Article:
Updates from EIM

Enhance®Fitness Adapts to Keep Older Adults Moving during COVID

January 14, 2021 by Paige Denison

The average person in the US reaching the age of 65 years can expect to live another 20 years. For most older adults, good health supports continuing independence, security, and productivity. Unfortunately, millions struggle with health challenges like diabetes, arthritis, falls, mobility impairments and depression. The health of these older adults is of great concern during the coronavirus pandemic. They are at highest risk of nursing home placement, hospitalization, and death due to COVID-19 complications. Physical distancing and social isolation exacerbate many health conditions and only worsen an older person’s chances of recovery if infected by COVID-19.

Community-based organizations have long understood the impact of social isolation and health challenges on older adults. These organizations provide essential services to address these risks: transportation, home-delivered and congregate meals, technology classes and health promotion programs. These services keep people connected to others and provide valuable life, health and wellness supports. Among these services are evidence-based health promotion programs. Based on rigorous research, they are proven to provide reliable improvement in important health-related and functional measures. For example, participants in evidence-based physical activity programs improve in measures of balance and strength, with clear implications for improved well-being and continuing independence. And right now, many of these programs are being adapted to reach older adults in their homes as we all continue to physically distance.

Enhance®Fitness is one such program that has been operating in 43 states and the District of Columbia. This ongoing class is held three times per week in hour-long sessions. Classes include the exercises commonly used to maintain and build physical health in older adults: warm-up, cardiovascular workout, cool down, dynamic and static balance exercises, posture, strength training, and stretching. Upper- and lower-body strength training uses soft cuff wrist and ankle weights. Cardio training can range from 20 minutes of walking to choreographed aerobics. Classes are appropriate for near-frail to more active adults and are led by certified fitness instructors who receive additional training on Enhance®Fitness protocols and working with people who are older, have disabilities, and have chronic health conditions. Built-in assessments to measure improvements at the participant level make Enhance®Fitness a good choice for data-driven decision makers committed to addressing needs in a growing higher risk population.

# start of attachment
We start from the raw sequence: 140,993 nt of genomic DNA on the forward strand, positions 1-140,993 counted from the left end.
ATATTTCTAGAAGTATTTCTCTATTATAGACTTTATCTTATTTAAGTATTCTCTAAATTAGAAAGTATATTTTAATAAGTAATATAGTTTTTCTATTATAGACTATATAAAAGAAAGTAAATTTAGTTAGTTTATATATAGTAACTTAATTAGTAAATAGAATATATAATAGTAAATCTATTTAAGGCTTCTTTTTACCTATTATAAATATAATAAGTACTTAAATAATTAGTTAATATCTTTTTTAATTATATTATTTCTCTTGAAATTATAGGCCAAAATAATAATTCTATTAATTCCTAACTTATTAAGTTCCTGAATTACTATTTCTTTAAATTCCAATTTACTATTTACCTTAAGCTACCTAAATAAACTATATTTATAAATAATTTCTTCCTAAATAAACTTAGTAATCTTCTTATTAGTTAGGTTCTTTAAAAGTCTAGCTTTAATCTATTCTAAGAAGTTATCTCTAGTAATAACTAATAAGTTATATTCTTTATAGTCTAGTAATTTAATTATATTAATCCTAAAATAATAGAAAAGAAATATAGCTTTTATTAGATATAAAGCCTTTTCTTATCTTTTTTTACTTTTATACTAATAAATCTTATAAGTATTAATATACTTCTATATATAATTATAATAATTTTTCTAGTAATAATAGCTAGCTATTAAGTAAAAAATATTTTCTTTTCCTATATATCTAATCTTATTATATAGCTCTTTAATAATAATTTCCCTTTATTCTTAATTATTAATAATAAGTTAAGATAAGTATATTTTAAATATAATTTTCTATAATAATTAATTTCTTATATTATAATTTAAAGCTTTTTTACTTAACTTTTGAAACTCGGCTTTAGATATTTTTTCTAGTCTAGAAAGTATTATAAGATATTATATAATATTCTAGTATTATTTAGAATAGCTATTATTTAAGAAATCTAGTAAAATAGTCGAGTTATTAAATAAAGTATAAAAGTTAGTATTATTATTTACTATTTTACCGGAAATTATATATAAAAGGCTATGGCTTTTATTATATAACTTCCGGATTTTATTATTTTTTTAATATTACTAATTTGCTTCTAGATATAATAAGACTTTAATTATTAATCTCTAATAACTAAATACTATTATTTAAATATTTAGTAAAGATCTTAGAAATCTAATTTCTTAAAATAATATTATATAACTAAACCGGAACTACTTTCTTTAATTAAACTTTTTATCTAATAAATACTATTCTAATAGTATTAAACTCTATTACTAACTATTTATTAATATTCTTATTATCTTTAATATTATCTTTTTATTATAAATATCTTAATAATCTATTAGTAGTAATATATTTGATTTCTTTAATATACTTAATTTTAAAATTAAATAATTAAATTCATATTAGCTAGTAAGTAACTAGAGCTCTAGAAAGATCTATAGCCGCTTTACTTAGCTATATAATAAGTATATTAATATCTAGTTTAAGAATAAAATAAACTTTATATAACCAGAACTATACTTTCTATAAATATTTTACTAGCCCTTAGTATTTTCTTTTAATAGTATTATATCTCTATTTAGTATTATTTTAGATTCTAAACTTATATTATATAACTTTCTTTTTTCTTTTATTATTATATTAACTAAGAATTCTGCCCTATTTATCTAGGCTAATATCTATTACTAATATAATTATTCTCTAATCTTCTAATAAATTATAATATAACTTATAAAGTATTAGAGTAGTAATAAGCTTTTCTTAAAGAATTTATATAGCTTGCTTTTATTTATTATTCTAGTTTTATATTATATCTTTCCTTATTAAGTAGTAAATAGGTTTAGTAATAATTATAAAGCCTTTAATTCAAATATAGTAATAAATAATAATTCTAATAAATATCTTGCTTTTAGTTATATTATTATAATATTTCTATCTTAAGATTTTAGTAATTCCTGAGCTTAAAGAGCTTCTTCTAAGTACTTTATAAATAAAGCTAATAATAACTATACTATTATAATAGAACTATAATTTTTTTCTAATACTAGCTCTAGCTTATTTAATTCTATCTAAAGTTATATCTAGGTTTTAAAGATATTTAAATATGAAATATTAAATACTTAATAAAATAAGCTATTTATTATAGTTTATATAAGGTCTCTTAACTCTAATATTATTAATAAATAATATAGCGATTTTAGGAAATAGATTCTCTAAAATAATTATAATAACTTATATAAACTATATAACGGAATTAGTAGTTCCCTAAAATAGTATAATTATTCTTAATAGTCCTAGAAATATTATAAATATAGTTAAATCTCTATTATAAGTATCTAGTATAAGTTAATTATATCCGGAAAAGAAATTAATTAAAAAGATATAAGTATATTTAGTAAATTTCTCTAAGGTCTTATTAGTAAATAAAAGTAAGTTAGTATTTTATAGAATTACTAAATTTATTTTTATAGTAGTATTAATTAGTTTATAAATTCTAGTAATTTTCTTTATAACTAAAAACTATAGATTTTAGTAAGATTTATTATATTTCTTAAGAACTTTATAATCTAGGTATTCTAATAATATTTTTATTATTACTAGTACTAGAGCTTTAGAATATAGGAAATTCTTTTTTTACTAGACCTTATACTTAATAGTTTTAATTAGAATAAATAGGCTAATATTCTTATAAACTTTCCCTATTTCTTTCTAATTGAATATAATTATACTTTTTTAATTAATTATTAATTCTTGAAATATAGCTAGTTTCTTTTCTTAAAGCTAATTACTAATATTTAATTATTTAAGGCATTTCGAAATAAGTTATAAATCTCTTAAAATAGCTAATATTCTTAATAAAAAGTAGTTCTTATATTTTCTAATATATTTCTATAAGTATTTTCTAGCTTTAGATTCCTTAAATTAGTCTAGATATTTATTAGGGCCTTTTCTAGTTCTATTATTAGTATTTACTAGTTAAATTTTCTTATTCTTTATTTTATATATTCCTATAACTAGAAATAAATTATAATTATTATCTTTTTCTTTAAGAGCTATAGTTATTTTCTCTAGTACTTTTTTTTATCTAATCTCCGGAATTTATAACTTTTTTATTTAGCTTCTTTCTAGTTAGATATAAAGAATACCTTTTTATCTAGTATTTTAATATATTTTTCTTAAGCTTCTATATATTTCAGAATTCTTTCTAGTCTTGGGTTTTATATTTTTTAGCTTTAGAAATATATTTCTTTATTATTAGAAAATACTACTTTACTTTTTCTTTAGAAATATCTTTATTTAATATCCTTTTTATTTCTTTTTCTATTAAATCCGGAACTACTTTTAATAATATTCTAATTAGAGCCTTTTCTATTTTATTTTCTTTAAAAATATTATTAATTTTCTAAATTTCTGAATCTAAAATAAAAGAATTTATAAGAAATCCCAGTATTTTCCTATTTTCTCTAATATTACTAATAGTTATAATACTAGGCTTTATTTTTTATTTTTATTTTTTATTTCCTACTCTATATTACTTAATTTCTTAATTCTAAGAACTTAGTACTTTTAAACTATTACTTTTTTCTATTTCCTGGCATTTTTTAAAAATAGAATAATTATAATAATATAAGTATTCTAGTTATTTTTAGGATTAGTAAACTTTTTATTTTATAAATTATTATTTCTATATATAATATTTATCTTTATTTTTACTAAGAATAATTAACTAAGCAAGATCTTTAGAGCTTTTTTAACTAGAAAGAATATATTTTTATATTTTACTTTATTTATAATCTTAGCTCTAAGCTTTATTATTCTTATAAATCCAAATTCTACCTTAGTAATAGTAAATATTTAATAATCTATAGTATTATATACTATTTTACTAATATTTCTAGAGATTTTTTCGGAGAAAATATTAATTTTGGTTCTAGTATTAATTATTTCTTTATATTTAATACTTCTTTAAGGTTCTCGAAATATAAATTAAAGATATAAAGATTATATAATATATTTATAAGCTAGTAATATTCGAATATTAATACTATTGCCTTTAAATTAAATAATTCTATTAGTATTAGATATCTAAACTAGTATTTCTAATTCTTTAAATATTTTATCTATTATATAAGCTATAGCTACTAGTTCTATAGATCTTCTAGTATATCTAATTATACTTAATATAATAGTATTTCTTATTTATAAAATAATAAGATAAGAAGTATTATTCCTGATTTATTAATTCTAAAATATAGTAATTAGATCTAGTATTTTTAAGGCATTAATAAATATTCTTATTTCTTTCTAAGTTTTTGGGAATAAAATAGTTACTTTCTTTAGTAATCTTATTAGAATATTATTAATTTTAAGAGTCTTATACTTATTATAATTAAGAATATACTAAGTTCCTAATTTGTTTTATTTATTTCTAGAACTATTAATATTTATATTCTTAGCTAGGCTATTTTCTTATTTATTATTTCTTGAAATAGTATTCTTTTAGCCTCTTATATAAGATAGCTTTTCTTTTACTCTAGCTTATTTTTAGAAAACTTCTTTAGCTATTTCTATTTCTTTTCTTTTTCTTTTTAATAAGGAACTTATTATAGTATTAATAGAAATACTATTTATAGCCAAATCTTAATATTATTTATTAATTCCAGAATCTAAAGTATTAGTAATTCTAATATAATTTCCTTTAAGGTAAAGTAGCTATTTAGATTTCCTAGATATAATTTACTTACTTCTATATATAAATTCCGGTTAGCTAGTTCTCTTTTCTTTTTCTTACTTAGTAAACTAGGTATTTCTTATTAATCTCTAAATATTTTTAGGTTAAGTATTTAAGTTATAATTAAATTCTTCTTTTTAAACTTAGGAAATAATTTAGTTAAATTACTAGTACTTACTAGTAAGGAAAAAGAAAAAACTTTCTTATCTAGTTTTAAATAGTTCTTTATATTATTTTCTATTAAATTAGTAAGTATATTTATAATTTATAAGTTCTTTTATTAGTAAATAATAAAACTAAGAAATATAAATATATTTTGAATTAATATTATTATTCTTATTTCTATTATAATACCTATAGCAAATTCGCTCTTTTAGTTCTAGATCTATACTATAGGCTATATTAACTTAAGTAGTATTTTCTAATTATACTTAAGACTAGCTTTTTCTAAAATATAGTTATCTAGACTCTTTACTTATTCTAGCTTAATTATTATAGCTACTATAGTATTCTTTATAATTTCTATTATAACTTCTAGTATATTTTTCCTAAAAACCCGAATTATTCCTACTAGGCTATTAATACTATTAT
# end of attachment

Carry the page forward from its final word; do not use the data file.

Before COVID-19, over 25,000 older adults with multiple chronic conditions were participating in in-person Enhance®Fitness classes, annually. Since March 2020, when COVID-19 necessitated the adoption of physical distancing and shelter-at-home guidelines, program administrators, researchers and community-based organizations have come together to adapt the program for remote delivery. They have structured a new delivery model for this program, focused on the pillars of safety, social interaction, and progressive resistance training delivered via video conference platform. Pilot data will be evaluated to understand how remote compares to in-person delivery but early feedback from instructors and participants alike is encouraging.

Where public health agencies allow, physically distanced in-person Enhance®Fitness classes have restarted alongside remotely delivered options. Notably, fitness assessments for participants whose classes were paused due to COVID-19 closures demonstrated a decline in physical function across the board. But, when these participants have returned to in-person or remote classes, they have shown a regain in strength measured after 16 weeks of renewed participation.  Adapted program delivery will continue to provide a continuum of care and connection through the existing network of safety net community providers to keep older vulnerable communities moving more and feeling better.

Author Bio:
Paige Denison is Director of Project Enhance at Sound Generations, Seattle, WA and a Member of the ACSM Exercise is Medicine Older Adult Advisory Committee. Information about Enhance®Fitness is available at www.projectenhance.org.


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